APEC Research Reports

Permanent URI for this collection


Recent Submissions

Now showing 1 - 5 of 84
  • Item
    Is a Non-Representative Convenience Sample Good Enough? Insights from an Economic Experiment
    (Department of Applied Economics and Statistics, University of Delaware, Newark, DE., 2022-11-19) Sean F. Ellis; Olesya M. Savchenko; Kent D. Messer
    Keywords: Non-representative convenience sampling, field experiments, online recruitment, representative sampling
  • Item
    Are Consumers Really Willing to Pay More for Local Foods? A Field Experiment
    (Department of Applied Economics and Statistics, University of Delaware, Newark, DE., 2022-11-08) Kelly A. Davidson; Badri Khanal; Kent D. Messer
    Have local food promotion programs convinced consumers to pay more for local food? Studies to date, which have mostly relied on hypothetical stated preference surveys, have shown that local premiums exist but premiums vary by product and geographic identity. This study reports results from a field experiment involving 1,050 adult consumers to reveal consumers’ willingness to pay premiums for “locally produced” oysters and mushrooms. Despite strong statistical power, this study reveals no positive effect of the local label on consumer willingness to pay. These null results have important implications for state and federal agencies that promote often-generic local labeling campaigns.
  • Item
    It’s All Relative: Consistent Marginal Effects with Willingness to Pay and Willingness to Accept Framing in Experimental Auctions*
    (Department of Applied Economics and Statistics, University of Delaware, Newark, DE., 2022) Tongzhe Li; Laura A. Paul; Kent D. Messer; Harry M. Kaiser
    When eliciting consumer preferences for controversial products—an increasing number of which exist due to increasing demographic diversity and political polarization—conventional assumptions that all individuals derive positive marginal utility from consumption are challenged. It is relatively easy to adjust hypothetical stated preference questionnaires to include negative willingness to pay (WTP), but few studies on controversial products investigate how individuals behave using incentive-compatible revealed preference techniques. Using a framed field experiment with 292 adult subjects, we fill this gap by comparing the differences and similarities between a set of results that arise from the Becker-DeGroot-Marschak (BDM) mechanism between WTP versus willingness to accept (WTA) elicitation methods. This study has two main findings. First, in economic experiments eliciting preferences for controversial products, neither the WTP nor the WTA method fully discovers the true valuation range across all participants. Second, despite framing effects that give rise to different bid distributions, relative revealed preferences for the examined products are consistent under various interventions, indicating that WTP and WTA estimates have consistent policy implications.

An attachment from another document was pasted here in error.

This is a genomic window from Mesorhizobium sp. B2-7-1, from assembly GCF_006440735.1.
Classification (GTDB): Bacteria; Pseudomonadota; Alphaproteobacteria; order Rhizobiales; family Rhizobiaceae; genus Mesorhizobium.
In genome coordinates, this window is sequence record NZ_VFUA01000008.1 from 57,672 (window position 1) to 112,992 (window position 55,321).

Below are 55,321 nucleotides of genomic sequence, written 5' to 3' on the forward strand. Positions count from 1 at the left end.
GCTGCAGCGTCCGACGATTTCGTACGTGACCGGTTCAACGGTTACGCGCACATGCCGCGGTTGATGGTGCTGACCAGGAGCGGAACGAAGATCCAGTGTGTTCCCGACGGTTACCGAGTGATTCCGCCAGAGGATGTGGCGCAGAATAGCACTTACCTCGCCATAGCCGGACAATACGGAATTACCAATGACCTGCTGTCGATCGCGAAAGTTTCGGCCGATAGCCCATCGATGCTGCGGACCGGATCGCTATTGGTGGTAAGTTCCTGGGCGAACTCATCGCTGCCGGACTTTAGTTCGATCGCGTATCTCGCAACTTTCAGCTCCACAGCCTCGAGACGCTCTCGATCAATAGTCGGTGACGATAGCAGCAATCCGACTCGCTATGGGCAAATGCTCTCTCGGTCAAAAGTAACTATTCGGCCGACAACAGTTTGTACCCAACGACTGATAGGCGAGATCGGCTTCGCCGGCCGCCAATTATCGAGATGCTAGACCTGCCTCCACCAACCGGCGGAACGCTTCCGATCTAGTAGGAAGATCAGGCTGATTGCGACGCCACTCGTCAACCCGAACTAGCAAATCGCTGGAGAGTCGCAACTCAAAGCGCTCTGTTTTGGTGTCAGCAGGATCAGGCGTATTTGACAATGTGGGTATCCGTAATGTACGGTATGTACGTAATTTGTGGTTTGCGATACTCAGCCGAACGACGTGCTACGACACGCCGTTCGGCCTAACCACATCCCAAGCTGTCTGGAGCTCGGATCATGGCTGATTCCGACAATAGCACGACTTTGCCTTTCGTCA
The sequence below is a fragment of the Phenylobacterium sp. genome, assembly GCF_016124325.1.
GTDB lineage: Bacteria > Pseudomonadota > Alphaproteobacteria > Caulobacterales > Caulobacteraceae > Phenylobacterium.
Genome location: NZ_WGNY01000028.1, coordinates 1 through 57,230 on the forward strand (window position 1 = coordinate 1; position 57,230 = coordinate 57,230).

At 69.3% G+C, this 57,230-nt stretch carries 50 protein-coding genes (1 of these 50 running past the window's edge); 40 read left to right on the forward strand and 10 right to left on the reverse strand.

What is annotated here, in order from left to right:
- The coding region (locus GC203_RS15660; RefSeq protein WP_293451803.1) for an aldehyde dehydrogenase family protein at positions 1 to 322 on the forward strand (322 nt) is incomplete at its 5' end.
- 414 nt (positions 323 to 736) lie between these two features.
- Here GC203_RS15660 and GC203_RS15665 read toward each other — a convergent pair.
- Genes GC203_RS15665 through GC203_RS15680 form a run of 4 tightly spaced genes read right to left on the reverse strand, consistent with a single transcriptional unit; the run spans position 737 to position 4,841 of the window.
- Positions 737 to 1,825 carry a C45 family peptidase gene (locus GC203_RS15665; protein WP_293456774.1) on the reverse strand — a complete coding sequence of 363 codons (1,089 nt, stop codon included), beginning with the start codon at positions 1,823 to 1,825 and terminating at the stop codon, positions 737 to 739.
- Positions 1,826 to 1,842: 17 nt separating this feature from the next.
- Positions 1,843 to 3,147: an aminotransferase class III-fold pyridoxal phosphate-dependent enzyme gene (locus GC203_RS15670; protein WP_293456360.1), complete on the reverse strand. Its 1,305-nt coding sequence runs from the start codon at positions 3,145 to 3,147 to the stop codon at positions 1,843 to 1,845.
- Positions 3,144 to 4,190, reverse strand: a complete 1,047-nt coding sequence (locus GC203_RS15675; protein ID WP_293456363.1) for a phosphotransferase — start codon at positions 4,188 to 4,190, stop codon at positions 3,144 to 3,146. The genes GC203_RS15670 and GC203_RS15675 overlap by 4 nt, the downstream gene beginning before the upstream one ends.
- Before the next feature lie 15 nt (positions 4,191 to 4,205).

• Item
    Encouraging pro-environmental behavior: Do testimonials by experts work?
    (Department of Applied Economics and Statistics, University of Delaware, Newark, DE., 2022-09-30) Olesya M. Savchenko; Leah H. Palm-Forster; Lusi Xie; Rubait Rahman; Kent D. Messer
    Using behavioral nudges to motivate pro-environmental behavior appeals to program administrators seeking cost-effective ways to increase adoption of environmental practices. However, not all nudges are effective, and reporting when nudges fail is as important as documenting their successes. We used a framed field experiment with 308 adults from the Mid-Atlantic to test the effectiveness of an expert testimonial in encouraging adoption of native plants in residential settings. Though studies have found testimonials to be effective in other contexts, we find that the video testimonial had no effect on residents’ willingness to pay for native plants. Our analysis also shows that consumers who are younger, have higher incomes, and use other environmentally friendly practices on their lawns are more likely than other consumers to purchase native plants.
  • Item
    Back to the Source: Consumer Behavior in Response to Different Sources of Recycled Irrigation Water
    (Department of Applied Economics and Statistics, University of Delaware, Newark, DE., 2022-06-12) Messer, Kent D.; Ellis, Sean F.; Kecinski, Maik; Ganguly, Diya
    Using recycled water to irrigate agricultural products can be an effective solution to water scarcity. However, a better understanding of how society evaluates different sources of recycled water provides insights into potential demand-side barriers to adoption of these solutions. This paper implements a field economic experiment conducted in the Southwest and Mid-Atlantic regions of the United States that evaluates consumers’ willingness-to-pay for three sources of recycled irrigation water: “gray”, “black”, and “produced”. Our analysis indicates that people consider certain sources of recycled water more acceptable for irrigating produce than others. Recycled gray water is preferred to recycled-produced water, and both are preferred to recycled black water. We also explore how adult consumers respond to scientific information about the benefits and risks of using recycled irrigation water, and find that it does not mitigate consumers’ concerns.